Using technology for business improvement nowadays is a given, but when we talk about which
tools are best, there are many opinions. In general, workflow and process automation is a
relatively new category that has become more widely recognized in the last five to ten years.
Tools specifically designed for managing work at scale fall into several sub-categories, including
work collaboration, project management, process automation, and low or even no-code.
Additionally, some software is further grouped by industry. Fintech platforms meet the needs of
financial services organizations, for example. Alternatively, those that are labeled as “regtech”
serve a company’s need to manage regulatory compliance.
Given the sheer volume of tools available on the market today, it’s important for organizations to
have some kind of due diligence process and to best understand the primary objective of
deploying any kind of work-management-at-scale platform. Many niche products aren’t
necessarily scalable and may have functionality that is limited in their application. Whereas
other tools may be designed for enterprise deployment with robust integration capability, but are
more challenging to implement.
Much like Rome, workflows and automated processes aren’t built in one day. Focusing on a
smaller set of process challenges will help your company get started on the road to success far
Setting aside the choice of technology for a moment, organizations often see that business
processes are at odds with each other. Work is not optimized, and valuable resources are
consumed simply trying to align efforts. An overreliance on spreadsheets and emails has
become the norm. And while teams may have gotten comfortable with this mode of operation, it
is inherently risky, especially for companies in highly regulated industries.
A number of questions must be considered when committing to workflow automation and
choosing a technology to make improvements through better process management. Some are
more apparent than others.
Like, what are the benefits of improved workflows, and how do we achieve them?
What sectors can use workflow automation well, and how might it affect processes across an
organization or even across the team?
Given that no two organizations are alike, the path to achieving improvement is not at all
ubiquitous. However, workflow fundamentals are important to deploy in just about any type of
That’s where workflow software platforms come in; they are an elegant and modern way of
bringing balance to work activities regardless of the unique and specific nuances of how a
company operates. Risk and compliance are among the most critical and useful areas for an
organization to consider when looking at these automation tools. However, they are often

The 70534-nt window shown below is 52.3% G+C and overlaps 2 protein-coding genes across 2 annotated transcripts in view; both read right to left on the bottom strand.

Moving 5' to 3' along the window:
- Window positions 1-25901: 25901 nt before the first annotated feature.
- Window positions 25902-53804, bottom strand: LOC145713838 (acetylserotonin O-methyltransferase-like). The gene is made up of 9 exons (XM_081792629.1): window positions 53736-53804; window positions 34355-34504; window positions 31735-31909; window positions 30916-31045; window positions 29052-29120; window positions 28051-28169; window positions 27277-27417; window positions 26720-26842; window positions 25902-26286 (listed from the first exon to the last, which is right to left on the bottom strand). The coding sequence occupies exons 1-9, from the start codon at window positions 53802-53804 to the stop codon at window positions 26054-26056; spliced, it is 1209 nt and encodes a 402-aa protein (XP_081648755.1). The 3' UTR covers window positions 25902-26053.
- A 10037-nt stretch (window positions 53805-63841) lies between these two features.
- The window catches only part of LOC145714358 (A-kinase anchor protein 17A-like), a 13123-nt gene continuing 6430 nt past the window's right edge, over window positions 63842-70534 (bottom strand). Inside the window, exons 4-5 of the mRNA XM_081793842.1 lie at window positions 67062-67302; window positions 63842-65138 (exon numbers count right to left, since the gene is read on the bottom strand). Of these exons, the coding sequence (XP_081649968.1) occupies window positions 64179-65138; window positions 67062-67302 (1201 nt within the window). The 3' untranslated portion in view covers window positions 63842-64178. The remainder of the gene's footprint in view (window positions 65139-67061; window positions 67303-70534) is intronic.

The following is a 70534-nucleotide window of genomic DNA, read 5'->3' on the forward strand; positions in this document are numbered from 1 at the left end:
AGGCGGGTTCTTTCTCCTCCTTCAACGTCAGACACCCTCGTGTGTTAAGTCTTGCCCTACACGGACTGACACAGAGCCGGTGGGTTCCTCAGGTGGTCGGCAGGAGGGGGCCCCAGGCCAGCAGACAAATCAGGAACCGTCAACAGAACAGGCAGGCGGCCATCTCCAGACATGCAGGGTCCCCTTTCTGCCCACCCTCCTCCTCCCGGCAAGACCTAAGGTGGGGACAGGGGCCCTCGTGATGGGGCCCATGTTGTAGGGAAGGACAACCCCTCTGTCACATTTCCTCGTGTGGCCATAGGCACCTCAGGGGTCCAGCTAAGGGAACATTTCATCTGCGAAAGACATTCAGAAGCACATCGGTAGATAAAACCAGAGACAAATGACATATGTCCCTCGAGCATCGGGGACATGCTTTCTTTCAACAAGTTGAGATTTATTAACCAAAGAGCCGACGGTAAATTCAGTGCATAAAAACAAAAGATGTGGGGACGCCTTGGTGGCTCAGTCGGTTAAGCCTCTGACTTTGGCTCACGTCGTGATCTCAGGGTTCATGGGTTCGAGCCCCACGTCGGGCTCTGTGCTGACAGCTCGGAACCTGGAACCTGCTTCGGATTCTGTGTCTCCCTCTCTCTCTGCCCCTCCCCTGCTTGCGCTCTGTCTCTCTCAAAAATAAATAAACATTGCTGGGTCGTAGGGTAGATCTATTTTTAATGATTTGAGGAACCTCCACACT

overlooked as solutions for managing governance and regulation, and seen as not being robust
enough or unable to ensure auditability.
On understanding the value and importance of compliance, Deloitte states, “An enhanced
compliance program can bring bottom-line benefits to the organization by helping to develop a
culture of compliance and by improving the organization’s reputation both internally and
externally. In addition, it can help the organization become more effective by identifying and
addressing issues, gaps, and overlaps within processes and procedures.”
However, to effectively oversee governance, risk, and compliance means having to monitor
numerous factors all at once in an ever-changing landscape. Given the manual nature of most
governance programs, ensuring quality and/or regulatory compliance is an expensive and timeconsuming endeavor.
That’s why systematic and automated assistance is nothing less than invaluable.
Benefits of Automation and How It Can Help Compliance
Any policy or standard a company implements is intended to have a clear purpose, including
running an operation as effectively as possible.
Having said that, leaving the implementation – or checking its effect – solely up to individual
employees leaves the room for arbitrary decisions, inadvertent mistakes, or even deliberate
undermining of a business process.
Automation in compliance, on the other hand, offers the opportunity to remove possible errors
that are inherently “human.”
That does not mean that having an effective automated compliance program requires a
dehumanization of a company and the way it does business. On the contrary, the very idea is to
take away the mundane and repetitive tasks that are necessary but not value-adding. And to
free up employees and management to focus on the strategic growth expansion work that is
more meaningful and beneficial to the company and its industry. Automation can be easily
incorporated into business processes using modern tools, such as workflow software solutions.
One of the most apparent advantages is that automation is rules-based and data-driven. Using
relevant data and structuring automation decisions throughout any process can ultimately affect
compliance outcomes. Most importantly, transparency and visibility are allowed to reach